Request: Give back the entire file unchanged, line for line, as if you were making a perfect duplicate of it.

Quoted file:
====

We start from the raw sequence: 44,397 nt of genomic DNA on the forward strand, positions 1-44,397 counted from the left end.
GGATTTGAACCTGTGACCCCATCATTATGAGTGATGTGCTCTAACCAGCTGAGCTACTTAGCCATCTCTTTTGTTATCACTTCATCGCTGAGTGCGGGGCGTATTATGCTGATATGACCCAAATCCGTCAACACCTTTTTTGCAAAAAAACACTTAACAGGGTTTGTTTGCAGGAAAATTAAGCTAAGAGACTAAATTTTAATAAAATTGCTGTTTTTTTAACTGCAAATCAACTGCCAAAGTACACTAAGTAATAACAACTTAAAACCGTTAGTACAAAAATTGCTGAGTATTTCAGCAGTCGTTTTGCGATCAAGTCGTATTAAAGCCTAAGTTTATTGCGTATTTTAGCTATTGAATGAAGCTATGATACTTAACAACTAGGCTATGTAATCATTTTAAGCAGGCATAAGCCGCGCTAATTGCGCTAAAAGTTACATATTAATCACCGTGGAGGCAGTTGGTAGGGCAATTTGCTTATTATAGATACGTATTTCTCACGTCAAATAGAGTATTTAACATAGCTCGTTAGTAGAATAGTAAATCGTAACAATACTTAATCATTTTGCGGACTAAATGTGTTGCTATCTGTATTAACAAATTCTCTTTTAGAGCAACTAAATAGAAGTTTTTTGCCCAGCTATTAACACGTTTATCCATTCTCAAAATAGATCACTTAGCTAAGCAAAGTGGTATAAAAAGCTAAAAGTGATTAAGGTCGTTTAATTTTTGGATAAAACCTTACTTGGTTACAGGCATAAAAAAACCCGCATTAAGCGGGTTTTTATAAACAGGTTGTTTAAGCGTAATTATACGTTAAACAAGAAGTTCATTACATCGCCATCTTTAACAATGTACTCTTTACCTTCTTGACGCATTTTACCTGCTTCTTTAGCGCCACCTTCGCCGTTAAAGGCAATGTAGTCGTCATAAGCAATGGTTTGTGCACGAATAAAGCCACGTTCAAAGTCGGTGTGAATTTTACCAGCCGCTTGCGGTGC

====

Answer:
We start from the raw sequence: 44,397 nt of genomic DNA on the forward strand, positions 1-44,397 counted from the left end.
GGATTTGAACCTGTGACCCCATCATTATGAGTGATGTGCTCTAACCAGCTGAGCTACTTAGCCATCTCTTTTGTTATCACTTCATCGCTGAGTGCGGGGCGTATTATGCTGATATGACCCAAATCCGTCAACACCTTTTTTGCAAAAAAACACTTAACAGGGTTTGTTTGCAGGAAAATTAAGCTAAGAGACTAAATTTTAATAAAATTGCTGTTTTTTTAACTGCAAATCAACTGCCAAAGTACACTAAGTAATAACAACTTAAAACCGTTAGTACAAAAATTGCTGAGTATTTCAGCAGTCGTTTTGCGATCAAGTCGTATTAAAGCCTAAGTTTATTGCGTATTTTAGCTATTGAATGAAGCTATGATACTTAACAACTAGGCTATGTAATCATTTTAAGCAGGCATAAGCCGCGCTAATTGCGCTAAAAGTTACATATTAATCACCGTGGAGGCAGTTGGTAGGGCAATTTGCTTATTATAGATACGTATTTCTCACGTCAAATAGAGTATTTAACATAGCTCGTTAGTAGAATAGTAAATCGTAACAATACTTAATCATTTTGCGGACTAAATGTGTTGCTATCTGTATTAACAAATTCTCTTTTAGAGCAACTAAATAGAAGTTTTTTGCCCAGCTATTAACACGTTTATCCATTCTCAAAATAGATCACTTAGCTAAGCAAAGTGGTATAAAAAGCTAAAAGTGATTAAGGTCGTTTAATTTTTGGATAAAACCTTACTTGGTTACAGGCATAAAAAAACCCGCATTAAGCGGGTTTTTATAAACAGGTTGTTTAAGCGTAATTATACGTTAAACAAGAAGTTCATTACATCGCCATCTTTAACAATGTACTCTTTACCTTCTTGACGCATTTTACCTGCTTCTTTAGCGCCACCTTCGCCGTTAAAGGCAATGTAGTCGTCATAAGCAATGGTTTGTGCACGAATAAAGCCACGTTCAAAGTCGGTGTGAATTTTACCAGCCGCTTGCGGTGC